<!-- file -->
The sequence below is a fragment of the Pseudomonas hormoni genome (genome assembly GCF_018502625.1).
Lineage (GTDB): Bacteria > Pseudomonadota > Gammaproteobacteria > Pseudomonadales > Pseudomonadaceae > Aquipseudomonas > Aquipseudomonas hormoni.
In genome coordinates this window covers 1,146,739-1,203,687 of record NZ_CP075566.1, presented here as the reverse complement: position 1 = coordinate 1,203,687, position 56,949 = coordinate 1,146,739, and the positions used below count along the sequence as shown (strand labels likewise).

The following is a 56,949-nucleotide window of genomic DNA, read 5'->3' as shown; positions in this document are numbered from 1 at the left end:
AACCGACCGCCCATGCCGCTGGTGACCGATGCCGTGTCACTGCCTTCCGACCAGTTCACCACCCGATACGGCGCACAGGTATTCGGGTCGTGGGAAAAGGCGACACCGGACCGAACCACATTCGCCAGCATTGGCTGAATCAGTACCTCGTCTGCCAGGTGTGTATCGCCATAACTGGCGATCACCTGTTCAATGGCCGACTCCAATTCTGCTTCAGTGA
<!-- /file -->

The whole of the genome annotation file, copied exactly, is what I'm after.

The sequence below is a fragment of the Pseudomonas hormoni genome (genome assembly GCF_018502625.1).
Lineage (GTDB): Bacteria > Pseudomonadota > Gammaproteobacteria > Pseudomonadales > Pseudomonadaceae > Aquipseudomonas > Aquipseudomonas hormoni.
In genome coordinates this window covers 1,146,739-1,203,687 of record NZ_CP075566.1, presented here as the reverse complement: position 1 = coordinate 1,203,687, position 56,949 = coordinate 1,146,739, and the positions used below count along the sequence as shown (strand labels likewise).

The following is a 56,949-nucleotide window of genomic DNA, read 5'->3' as shown; positions in this document are numbered from 1 at the left end:
AACCGACCGCCCATGCCGCTGGTGACCGATGCCGTGTCACTGCCTTCCGACCAGTTCACCACCCGATACGGCGCACAGGTATTCGGGTCGTGGGAAAAGGCGACACCGGACCGAACCACATTCGCCAGCATTGGCTGAATCAGTACCTCGTCTGCCAGGTGTGTATCGCCATAACTGGCGATCACCTGTTCAATGGCCGACTCCAATTCTGCTTCAGTGA